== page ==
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Honor Calculus I The path of a baseball?

Welcome! Our Teaching Page has useful information for students in all of my classes. It has my schedule, LOR guidelines, and Usually Useful Pamphlets. One of them is the ChecklistThe checklist (pdf) which gives pointers on what I consider to be good mathematical writing. Further information is at our class-archive URL (I email this private URL directly to students).

There's a delta for every epsilon,
It's a fact that you can always count upon.
There's a delta for every epsilon
        And now and again,
        There's also an N.

But one condition I must give:
The epsilon must be positive
A lonely life all the others live,
        In no theorem
        A delta for them.

How sad, how cruel, how tragic,
How pitiful, and other adjec-
Tives that I might mention.
The matter merits our attention.
If an epsilon is a hero,
Just because it is greater than zero,
It must be mighty discouragin'
To lie to the left of the origin.

This rank discrimination is not for us,
We must fight for an enlightened calculus,
Where epsilons all, both minus and plus,
        Have deltas
        To call their own.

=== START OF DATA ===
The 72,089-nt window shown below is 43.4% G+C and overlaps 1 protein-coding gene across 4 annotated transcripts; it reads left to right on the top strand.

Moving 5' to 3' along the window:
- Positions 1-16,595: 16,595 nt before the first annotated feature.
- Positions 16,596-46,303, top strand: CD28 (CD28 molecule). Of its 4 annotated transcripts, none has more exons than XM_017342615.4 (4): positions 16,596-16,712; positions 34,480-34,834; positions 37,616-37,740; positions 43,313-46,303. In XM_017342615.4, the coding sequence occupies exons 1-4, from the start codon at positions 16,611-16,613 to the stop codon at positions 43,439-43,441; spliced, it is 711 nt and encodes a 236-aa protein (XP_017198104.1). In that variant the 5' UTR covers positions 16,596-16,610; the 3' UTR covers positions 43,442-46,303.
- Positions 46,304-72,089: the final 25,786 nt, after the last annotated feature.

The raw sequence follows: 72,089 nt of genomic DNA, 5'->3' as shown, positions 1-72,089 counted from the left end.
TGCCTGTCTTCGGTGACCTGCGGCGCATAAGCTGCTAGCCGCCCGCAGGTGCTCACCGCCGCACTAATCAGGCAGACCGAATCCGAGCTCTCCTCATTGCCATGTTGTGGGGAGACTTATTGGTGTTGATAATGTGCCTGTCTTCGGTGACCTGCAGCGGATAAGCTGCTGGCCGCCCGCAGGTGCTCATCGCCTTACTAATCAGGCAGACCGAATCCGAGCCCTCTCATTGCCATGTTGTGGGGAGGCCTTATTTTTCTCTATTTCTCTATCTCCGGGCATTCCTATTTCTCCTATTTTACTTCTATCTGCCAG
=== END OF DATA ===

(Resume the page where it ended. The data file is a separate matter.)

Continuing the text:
Words and Music by Tom Lehrer,
American Mathematical Monthly, 81 (1974)
Class dates StudyGuides
(2001) (Description)
21Sep, Fri. Quiz 1 (pdf). Text through section 1.3. Know how to compute: The composition of two functions, the inverse of an invertible function.
    Given a fnc f: Know how to translate, flip (about y-axis, x-axis, some other hor. or vert. line), stretch (vertically or horizontally), rotate about the origin, rotate about the point (3, 8), the fnc f.
    By know how I mean know how to write a formula for the new function ITOf (in terms of) f. For example, if I say that L() is f() translated left by 17 units, then you would write
L(x) := f(x - -17) or you might write
L(x) := f(x + 17).   [I happen to think that the first is superior but YMMV.]
If R is f rotated about the origin then you would write R(x) := -f(-x). Etc. Problems P.46: 1-4 are good practice.

    Purported answers were sent by email.
12Oct. Fri. Quiz 2 (pdf). Know the differentiation rules for a product, quotients and composition of functions. Know how to differentiate exponentials.
29Oct. Mon. Exam-A (pdf). will cover chapters 1,2,3, omitting the section on hyperbolic functions. Available are nine problems that did NOT make it onto exam-A.
Quiz 3 (pdf) and Quiz 4 (pdf) and Quiz 5 (pdf). Also Final Exam (pdf).
Our main textbook is Calculus Early Transcendentals (4th edition). Author: James Stewart.

There may also be reading and problems from reserve books from the library and mathematical webpages. Our syllabus is to cover chapters 1.1 through 6.1, Areas between Curves.

Some Perquisite Knowledge

Competent high-school mathematics: The quadratic formula, graphing polynomials, equations of lines, computing intersections of lines, solving an equation for a variable, solving small systems of linear equations. Etc.

You can also study this material from other calculus texts. The Marston Science Library has many good calculus texts that you may check-out.

A particularly good text is Calculus, by Michael Spivak.

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